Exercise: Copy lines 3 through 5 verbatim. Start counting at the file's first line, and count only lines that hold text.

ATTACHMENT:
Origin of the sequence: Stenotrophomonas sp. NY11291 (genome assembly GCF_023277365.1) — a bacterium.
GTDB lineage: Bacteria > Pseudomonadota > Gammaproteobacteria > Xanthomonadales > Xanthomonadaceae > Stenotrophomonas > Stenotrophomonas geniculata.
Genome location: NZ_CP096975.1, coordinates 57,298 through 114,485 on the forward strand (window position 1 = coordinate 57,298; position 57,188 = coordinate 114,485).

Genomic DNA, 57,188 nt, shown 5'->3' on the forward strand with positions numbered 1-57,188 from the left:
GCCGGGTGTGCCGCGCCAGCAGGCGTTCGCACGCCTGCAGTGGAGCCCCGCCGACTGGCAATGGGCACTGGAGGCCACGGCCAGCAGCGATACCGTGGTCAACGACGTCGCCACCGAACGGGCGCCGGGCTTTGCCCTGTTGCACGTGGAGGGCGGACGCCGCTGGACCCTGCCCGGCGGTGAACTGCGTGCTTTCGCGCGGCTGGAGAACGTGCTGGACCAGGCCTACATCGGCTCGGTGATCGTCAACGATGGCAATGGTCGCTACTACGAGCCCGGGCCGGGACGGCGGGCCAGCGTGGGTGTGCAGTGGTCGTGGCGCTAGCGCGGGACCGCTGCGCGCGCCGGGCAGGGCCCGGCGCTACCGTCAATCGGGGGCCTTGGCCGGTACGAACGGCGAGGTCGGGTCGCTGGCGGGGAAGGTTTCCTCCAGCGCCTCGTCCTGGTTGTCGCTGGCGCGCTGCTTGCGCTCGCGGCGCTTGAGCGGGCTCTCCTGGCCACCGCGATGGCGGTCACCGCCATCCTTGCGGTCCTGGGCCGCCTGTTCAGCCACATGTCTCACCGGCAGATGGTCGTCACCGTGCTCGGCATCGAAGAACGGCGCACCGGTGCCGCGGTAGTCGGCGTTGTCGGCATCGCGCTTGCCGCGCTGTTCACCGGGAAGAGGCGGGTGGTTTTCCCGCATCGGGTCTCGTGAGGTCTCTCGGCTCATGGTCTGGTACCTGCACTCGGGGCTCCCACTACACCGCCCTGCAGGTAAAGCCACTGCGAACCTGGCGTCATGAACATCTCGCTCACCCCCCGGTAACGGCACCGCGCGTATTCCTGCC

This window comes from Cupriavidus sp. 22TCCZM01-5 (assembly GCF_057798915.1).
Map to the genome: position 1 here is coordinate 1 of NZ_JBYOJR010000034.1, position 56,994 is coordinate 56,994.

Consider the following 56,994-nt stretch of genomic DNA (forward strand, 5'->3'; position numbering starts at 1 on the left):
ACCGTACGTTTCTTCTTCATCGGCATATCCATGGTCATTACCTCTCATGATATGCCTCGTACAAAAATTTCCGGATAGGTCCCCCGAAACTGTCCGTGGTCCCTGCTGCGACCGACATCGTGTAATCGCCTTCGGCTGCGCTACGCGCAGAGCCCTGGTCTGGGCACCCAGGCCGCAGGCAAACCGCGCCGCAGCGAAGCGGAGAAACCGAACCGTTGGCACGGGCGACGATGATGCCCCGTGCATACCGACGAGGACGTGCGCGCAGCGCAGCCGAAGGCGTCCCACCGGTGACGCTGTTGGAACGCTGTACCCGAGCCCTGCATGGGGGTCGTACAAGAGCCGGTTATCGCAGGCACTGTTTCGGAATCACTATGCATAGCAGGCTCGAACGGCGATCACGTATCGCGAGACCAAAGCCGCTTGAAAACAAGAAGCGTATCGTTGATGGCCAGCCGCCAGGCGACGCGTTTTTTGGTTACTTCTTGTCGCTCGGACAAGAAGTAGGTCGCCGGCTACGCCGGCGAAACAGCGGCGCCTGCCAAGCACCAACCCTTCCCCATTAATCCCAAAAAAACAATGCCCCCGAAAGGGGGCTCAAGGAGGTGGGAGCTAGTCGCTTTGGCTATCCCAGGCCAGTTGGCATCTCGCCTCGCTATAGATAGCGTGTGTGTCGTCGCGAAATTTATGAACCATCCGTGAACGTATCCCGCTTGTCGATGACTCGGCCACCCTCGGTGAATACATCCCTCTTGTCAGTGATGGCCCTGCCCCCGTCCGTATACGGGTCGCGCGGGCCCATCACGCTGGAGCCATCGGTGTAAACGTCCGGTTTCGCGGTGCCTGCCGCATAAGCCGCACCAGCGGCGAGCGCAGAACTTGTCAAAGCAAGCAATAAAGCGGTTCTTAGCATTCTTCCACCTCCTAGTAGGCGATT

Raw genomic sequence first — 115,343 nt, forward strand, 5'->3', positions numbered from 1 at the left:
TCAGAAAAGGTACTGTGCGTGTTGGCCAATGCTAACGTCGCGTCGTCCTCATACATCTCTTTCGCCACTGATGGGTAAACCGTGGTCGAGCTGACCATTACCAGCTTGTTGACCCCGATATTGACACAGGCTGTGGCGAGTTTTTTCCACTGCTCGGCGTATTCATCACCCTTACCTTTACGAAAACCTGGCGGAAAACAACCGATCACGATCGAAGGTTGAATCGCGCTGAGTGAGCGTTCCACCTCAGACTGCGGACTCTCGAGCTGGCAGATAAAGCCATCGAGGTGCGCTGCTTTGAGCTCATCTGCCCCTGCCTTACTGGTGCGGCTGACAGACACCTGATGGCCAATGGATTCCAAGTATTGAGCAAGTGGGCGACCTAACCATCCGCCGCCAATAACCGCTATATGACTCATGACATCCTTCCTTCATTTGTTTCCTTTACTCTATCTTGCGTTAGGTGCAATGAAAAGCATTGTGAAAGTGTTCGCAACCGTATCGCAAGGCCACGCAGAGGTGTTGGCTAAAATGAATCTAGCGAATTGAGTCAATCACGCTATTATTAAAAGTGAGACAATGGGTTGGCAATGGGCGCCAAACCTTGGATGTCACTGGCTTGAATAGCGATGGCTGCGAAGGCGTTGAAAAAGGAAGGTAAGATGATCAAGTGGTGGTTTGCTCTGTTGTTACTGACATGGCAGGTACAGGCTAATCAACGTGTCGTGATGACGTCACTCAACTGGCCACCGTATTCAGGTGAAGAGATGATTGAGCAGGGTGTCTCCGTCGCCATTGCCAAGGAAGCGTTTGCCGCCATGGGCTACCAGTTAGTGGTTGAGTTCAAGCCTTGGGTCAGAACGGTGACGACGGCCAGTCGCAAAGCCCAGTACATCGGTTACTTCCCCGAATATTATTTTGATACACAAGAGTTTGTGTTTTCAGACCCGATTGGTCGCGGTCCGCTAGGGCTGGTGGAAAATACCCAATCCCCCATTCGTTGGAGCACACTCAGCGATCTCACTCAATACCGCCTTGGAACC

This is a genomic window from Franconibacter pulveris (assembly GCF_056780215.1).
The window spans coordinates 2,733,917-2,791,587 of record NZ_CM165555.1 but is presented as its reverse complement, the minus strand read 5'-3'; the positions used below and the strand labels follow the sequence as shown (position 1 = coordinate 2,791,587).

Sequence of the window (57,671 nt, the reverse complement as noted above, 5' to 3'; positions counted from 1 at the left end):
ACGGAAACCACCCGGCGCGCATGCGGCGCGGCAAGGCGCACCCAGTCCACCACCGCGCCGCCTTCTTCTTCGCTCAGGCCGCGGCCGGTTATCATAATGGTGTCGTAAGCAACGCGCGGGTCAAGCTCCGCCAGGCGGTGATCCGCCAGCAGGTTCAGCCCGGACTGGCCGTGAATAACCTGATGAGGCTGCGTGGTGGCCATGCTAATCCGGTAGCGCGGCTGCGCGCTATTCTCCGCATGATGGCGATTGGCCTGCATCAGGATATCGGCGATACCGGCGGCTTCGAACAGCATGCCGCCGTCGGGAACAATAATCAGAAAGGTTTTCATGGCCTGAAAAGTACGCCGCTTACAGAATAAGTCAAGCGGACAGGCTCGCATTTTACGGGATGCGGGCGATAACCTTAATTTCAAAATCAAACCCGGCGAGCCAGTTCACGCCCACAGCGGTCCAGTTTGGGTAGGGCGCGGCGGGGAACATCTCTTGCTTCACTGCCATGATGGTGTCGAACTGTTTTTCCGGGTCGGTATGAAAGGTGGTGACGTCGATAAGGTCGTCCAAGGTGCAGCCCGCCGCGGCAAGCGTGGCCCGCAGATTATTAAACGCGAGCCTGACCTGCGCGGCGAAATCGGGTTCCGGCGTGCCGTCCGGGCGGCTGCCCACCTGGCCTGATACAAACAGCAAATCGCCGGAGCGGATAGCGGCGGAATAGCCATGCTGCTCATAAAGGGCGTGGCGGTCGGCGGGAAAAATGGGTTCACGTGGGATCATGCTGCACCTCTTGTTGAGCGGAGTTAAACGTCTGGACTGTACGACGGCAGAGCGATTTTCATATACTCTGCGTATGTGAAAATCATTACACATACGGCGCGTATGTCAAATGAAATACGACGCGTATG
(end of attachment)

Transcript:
Genome location: NZ_CP096975.1, coordinates 57,298 through 114,485 on the forward strand (window position 1 = coordinate 57,298; position 57,188 = coordinate 114,485).

Genomic DNA, 57,188 nt, shown 5'->3' on the forward strand with positions numbered 1-57,188 from the left:
GCCGGGTGTGCCGCGCCAGCAGGCGTTCGCACGCCTGCAGTGGAGCCCCGCCGACTGGCAATGGGCACTGGAGGCCACGGCCAGCAGCGATACCGTGGTCAACGACGTCGCCACCGAACGGGCGCCGGGCTTTGCCCTGTTGCACGTGGAGGGCGGACGCCGCTGGACCCTGCCCGGCGGTGAACTGCGTGCTTTCGCGCGGCTGGAGAACGTGCTGGACCAGGCCTACATCGGCTCGGTGATCGTCAACGATGGCAATGGTCGCTACTACGAGCCCGGGCCGGGACGGCGGGCCAGCGTGGGTGTGCAGTGGTCGTGGCGCTAGCGCGGGACCGCTGCGCGCGCCGGGCAGGGCCCGGCGCTACCGTCAATCGGGGGCCTTGGCCGGTACGAACGGCGAGGTCGGGTCGCTGGCGGGGAAGGTTTCCTCCAGCGCCTCGTCCTGGTTGTCGCTGGCGCGCTGCTTGCGCTCGCGGCGCTTGAGCGGGCTCTCCTGGCCACCGCGATGGCGGTCACCGCCATCCTTGCGGTCCTGGGCCGCCTGTTCAGCCACATGTCTCACCGGCAGATGGTCGTCACCGTGCTCGGCATCGAAGAACGGCGCACCGGTGCCGCGGTAGTCGGCGTTGTCGGCATCGCGCTTGCCGCGCTGTTCACCGGGAAGAGGCGGGTGGTTTTCCCGCATCGGGTCTCGTGAGGTCTCTCGGCTCATGGTCTGGTACCTGCACTCGGGGCTCCCACTACACCGCCCTGCAGGTAAAGCCACTGCGAACCTGGCGTCATGAACATCTCGCTCACCCCCCGGTAACGGCACCGCGCGTATTCCTGCC